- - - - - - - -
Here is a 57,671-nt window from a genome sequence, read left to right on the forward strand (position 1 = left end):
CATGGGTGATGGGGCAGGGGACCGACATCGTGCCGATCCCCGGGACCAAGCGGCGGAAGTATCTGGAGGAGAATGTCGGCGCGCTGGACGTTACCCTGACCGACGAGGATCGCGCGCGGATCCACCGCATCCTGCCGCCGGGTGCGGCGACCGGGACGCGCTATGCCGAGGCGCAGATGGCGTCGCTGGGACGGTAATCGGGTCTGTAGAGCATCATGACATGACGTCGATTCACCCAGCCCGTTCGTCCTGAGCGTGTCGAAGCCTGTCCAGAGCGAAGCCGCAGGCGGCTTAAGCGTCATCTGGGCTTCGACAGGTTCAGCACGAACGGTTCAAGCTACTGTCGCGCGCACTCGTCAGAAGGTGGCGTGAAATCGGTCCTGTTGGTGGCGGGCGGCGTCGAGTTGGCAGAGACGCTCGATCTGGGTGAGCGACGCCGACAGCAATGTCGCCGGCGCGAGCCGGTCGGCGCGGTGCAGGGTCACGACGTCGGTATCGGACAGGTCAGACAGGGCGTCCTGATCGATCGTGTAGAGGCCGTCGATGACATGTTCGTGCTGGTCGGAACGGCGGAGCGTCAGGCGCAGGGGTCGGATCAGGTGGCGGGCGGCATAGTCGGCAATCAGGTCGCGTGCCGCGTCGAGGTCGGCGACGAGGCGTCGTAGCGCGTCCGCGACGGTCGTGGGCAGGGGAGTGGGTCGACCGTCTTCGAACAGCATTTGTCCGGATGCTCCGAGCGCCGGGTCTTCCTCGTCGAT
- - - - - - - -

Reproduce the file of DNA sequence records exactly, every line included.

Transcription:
Here is a 57,671-nt window from a genome sequence, read left to right on the forward strand (position 1 = left end):
CATGGGTGATGGGGCAGGGGACCGACATCGTGCCGATCCCCGGGACCAAGCGGCGGAAGTATCTGGAGGAGAATGTCGGCGCGCTGGACGTTACCCTGACCGACGAGGATCGCGCGCGGATCCACCGCATCCTGCCGCCGGGTGCGGCGACCGGGACGCGCTATGCCGAGGCGCAGATGGCGTCGCTGGGACGGTAATCGGGTCTGTAGAGCATCATGACATGACGTCGATTCACCCAGCCCGTTCGTCCTGAGCGTGTCGAAGCCTGTCCAGAGCGAAGCCGCAGGCGGCTTAAGCGTCATCTGGGCTTCGACAGGTTCAGCACGAACGGTTCAAGCTACTGTCGCGCGCACTCGTCAGAAGGTGGCGTGAAATCGGTCCTGTTGGTGGCGGGCGGCGTCGAGTTGGCAGAGACGCTCGATCTGGGTGAGCGACGCCGACAGCAATGTCGCCGGCGCGAGCCGGTCGGCGCGGTGCAGGGTCACGACGTCGGTATCGGACAGGTCAGACAGGGCGTCCTGATCGATCGTGTAGAGGCCGTCGATGACATGTTCGTGCTGGTCGGAACGGCGGAGCGTCAGGCGCAGGGGTCGGATCAGGTGGCGGGCGGCATAGTCGGCAATCAGGTCGCGTGCCGCGTCGAGGTCGGCGACGAGGCGTCGTAGCGCGTCCGCGACGGTCGTGGGCAGGGGAGTGGGTCGACCGTCTTCGAACAGCATTTGTCCGGATGCTCCGAGCGCCGGGTCTTCCTCGTCGAT